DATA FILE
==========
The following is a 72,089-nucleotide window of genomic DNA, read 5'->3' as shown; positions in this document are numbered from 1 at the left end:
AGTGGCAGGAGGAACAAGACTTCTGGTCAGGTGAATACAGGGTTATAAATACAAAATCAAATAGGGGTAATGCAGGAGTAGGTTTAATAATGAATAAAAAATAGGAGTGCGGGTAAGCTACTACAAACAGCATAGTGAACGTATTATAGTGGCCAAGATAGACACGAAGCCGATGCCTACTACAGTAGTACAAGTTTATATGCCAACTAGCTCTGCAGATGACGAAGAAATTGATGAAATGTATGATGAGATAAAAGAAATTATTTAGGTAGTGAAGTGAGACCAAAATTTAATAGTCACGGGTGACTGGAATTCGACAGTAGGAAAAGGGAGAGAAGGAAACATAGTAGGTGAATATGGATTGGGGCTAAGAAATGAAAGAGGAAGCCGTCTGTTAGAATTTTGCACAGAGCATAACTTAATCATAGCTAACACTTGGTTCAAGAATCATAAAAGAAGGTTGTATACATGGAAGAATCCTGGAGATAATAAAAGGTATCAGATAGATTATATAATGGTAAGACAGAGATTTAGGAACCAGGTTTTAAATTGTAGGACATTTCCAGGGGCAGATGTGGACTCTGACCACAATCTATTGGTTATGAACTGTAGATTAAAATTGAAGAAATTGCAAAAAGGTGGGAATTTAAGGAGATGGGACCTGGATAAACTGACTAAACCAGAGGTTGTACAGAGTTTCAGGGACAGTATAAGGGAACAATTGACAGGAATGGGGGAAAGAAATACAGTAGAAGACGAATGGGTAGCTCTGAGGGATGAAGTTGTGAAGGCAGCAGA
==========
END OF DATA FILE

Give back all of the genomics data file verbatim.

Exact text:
The following is a 72,089-nucleotide window of genomic DNA, read 5'->3' as shown; positions in this document are numbered from 1 at the left end:
AGTGGCAGGAGGAACAAGACTTCTGGTCAGGTGAATACAGGGTTATAAATACAAAATCAAATAGGGGTAATGCAGGAGTAGGTTTAATAATGAATAAAAAATAGGAGTGCGGGTAAGCTACTACAAACAGCATAGTGAACGTATTATAGTGGCCAAGATAGACACGAAGCCGATGCCTACTACAGTAGTACAAGTTTATATGCCAACTAGCTCTGCAGATGACGAAGAAATTGATGAAATGTATGATGAGATAAAAGAAATTATTTAGGTAGTGAAGTGAGACCAAAATTTAATAGTCACGGGTGACTGGAATTCGACAGTAGGAAAAGGGAGAGAAGGAAACATAGTAGGTGAATATGGATTGGGGCTAAGAAATGAAAGAGGAAGCCGTCTGTTAGAATTTTGCACAGAGCATAACTTAATCATAGCTAACACTTGGTTCAAGAATCATAAAAGAAGGTTGTATACATGGAAGAATCCTGGAGATAATAAAAGGTATCAGATAGATTATATAATGGTAAGACAGAGATTTAGGAACCAGGTTTTAAATTGTAGGACATTTCCAGGGGCAGATGTGGACTCTGACCACAATCTATTGGTTATGAACTGTAGATTAAAATTGAAGAAATTGCAAAAAGGTGGGAATTTAAGGAGATGGGACCTGGATAAACTGACTAAACCAGAGGTTGTACAGAGTTTCAGGGACAGTATAAGGGAACAATTGACAGGAATGGGGGAAAGAAATACAGTAGAAGACGAATGGGTAGCTCTGAGGGATGAAGTTGTGAAGGCAGCAGA